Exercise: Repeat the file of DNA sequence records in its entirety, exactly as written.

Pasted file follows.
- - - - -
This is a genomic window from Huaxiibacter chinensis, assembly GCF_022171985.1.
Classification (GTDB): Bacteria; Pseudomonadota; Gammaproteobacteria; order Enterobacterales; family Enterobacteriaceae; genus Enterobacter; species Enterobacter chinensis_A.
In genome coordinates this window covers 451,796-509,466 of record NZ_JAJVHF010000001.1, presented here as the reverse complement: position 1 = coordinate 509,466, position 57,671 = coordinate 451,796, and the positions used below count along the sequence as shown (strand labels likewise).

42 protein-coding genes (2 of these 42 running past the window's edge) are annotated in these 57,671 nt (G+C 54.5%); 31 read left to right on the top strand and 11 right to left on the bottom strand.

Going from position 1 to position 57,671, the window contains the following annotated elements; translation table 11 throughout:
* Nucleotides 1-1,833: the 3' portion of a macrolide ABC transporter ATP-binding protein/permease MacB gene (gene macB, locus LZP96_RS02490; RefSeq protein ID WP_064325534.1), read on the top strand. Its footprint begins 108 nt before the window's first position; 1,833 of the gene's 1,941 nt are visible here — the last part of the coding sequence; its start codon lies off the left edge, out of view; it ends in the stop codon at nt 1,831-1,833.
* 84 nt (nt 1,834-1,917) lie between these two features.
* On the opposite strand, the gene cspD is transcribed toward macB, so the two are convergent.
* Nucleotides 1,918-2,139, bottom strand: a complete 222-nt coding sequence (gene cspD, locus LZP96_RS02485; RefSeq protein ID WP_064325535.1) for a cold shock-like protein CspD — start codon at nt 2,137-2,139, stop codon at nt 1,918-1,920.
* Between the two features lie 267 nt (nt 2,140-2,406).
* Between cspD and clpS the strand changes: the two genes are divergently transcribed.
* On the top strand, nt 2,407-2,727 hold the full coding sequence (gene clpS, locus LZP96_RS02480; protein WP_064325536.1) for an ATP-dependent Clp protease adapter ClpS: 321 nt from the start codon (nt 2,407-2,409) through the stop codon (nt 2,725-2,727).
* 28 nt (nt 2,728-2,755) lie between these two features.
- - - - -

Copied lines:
This is a genomic window from Huaxiibacter chinensis, assembly GCF_022171985.1.
Classification (GTDB): Bacteria; Pseudomonadota; Gammaproteobacteria; order Enterobacterales; family Enterobacteriaceae; genus Enterobacter; species Enterobacter chinensis_A.
In genome coordinates this window covers 451,796-509,466 of record NZ_JAJVHF010000001.1, presented here as the reverse complement: position 1 = coordinate 509,466, position 57,671 = coordinate 451,796, and the positions used below count along the sequence as shown (strand labels likewise).

42 protein-coding genes (2 of these 42 running past the window's edge) are annotated in these 57,671 nt (G+C 54.5%); 31 read left to right on the top strand and 11 right to left on the bottom strand.

Going from position 1 to position 57,671, the window contains the following annotated elements; translation table 11 throughout:
* Nucleotides 1-1,833: the 3' portion of a macrolide ABC transporter ATP-binding protein/permease MacB gene (gene macB, locus LZP96_RS02490; RefSeq protein ID WP_064325534.1), read on the top strand. Its footprint begins 108 nt before the window's first position; 1,833 of the gene's 1,941 nt are visible here — the last part of the coding sequence; its start codon lies off the left edge, out of view; it ends in the stop codon at nt 1,831-1,833.
* 84 nt (nt 1,834-1,917) lie between these two features.
* On the opposite strand, the gene cspD is transcribed toward macB, so the two are convergent.
* Nucleotides 1,918-2,139, bottom strand: a complete 222-nt coding sequence (gene cspD, locus LZP96_RS02485; RefSeq protein ID WP_064325535.1) for a cold shock-like protein CspD — start codon at nt 2,137-2,139, stop codon at nt 1,918-1,920.
* Between the two features lie 267 nt (nt 2,140-2,406).
* Between cspD and clpS the strand changes: the two genes are divergently transcribed.
* On the top strand, nt 2,407-2,727 hold the full coding sequence (gene clpS, locus LZP96_RS02480; protein WP_064325536.1) for an ATP-dependent Clp protease adapter ClpS: 321 nt from the start codon (nt 2,407-2,409) through the stop codon (nt 2,725-2,727).
* 28 nt (nt 2,728-2,755) lie between these two features.